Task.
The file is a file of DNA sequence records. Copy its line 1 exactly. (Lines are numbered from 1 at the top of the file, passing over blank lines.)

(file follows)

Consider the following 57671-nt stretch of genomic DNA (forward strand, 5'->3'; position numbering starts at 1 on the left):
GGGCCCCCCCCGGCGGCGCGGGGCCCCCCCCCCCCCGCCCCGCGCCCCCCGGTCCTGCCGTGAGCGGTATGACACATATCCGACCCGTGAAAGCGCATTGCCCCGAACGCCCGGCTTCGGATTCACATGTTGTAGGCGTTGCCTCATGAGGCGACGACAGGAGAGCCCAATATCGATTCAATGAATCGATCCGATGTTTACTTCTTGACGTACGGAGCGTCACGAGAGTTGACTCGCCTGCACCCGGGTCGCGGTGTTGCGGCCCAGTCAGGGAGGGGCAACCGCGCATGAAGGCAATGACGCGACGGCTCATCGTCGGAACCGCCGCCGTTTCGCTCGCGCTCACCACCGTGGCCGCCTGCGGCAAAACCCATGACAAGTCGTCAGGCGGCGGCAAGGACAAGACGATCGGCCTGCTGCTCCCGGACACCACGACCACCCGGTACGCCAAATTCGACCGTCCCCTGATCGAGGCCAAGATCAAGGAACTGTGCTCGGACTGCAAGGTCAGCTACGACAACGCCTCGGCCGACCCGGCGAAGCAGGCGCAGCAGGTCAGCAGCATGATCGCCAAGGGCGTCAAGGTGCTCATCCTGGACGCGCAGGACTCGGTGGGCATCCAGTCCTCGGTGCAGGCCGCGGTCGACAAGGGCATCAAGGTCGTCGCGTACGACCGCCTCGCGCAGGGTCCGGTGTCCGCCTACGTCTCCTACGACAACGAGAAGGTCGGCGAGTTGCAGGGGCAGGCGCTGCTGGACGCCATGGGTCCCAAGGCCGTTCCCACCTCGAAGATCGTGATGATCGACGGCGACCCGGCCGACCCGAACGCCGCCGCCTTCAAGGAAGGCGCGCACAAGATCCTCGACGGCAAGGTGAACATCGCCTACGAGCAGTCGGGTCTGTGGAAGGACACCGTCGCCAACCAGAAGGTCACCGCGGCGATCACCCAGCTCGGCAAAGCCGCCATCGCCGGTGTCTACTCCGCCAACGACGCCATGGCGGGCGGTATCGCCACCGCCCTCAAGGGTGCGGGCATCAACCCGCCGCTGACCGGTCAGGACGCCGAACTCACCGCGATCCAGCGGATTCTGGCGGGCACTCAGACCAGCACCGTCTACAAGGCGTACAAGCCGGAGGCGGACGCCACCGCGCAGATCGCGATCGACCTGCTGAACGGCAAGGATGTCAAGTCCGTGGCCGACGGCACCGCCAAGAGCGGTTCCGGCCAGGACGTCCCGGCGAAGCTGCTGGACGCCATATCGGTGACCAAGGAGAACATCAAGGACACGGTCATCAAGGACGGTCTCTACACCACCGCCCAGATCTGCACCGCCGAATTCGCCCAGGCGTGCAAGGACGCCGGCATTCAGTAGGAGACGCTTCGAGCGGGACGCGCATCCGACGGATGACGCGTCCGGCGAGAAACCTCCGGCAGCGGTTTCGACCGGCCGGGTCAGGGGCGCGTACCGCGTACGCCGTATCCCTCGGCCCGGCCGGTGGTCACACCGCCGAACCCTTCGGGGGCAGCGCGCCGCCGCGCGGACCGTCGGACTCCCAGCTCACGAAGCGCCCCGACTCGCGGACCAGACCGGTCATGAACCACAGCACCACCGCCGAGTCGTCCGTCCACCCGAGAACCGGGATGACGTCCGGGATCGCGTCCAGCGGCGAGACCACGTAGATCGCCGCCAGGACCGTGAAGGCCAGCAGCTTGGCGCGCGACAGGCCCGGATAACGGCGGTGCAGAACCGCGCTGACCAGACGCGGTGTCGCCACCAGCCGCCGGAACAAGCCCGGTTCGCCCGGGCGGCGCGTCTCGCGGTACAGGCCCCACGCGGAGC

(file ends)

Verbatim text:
Consider the following 57671-nt stretch of genomic DNA (forward strand, 5'->3'; position numbering starts at 1 on the left):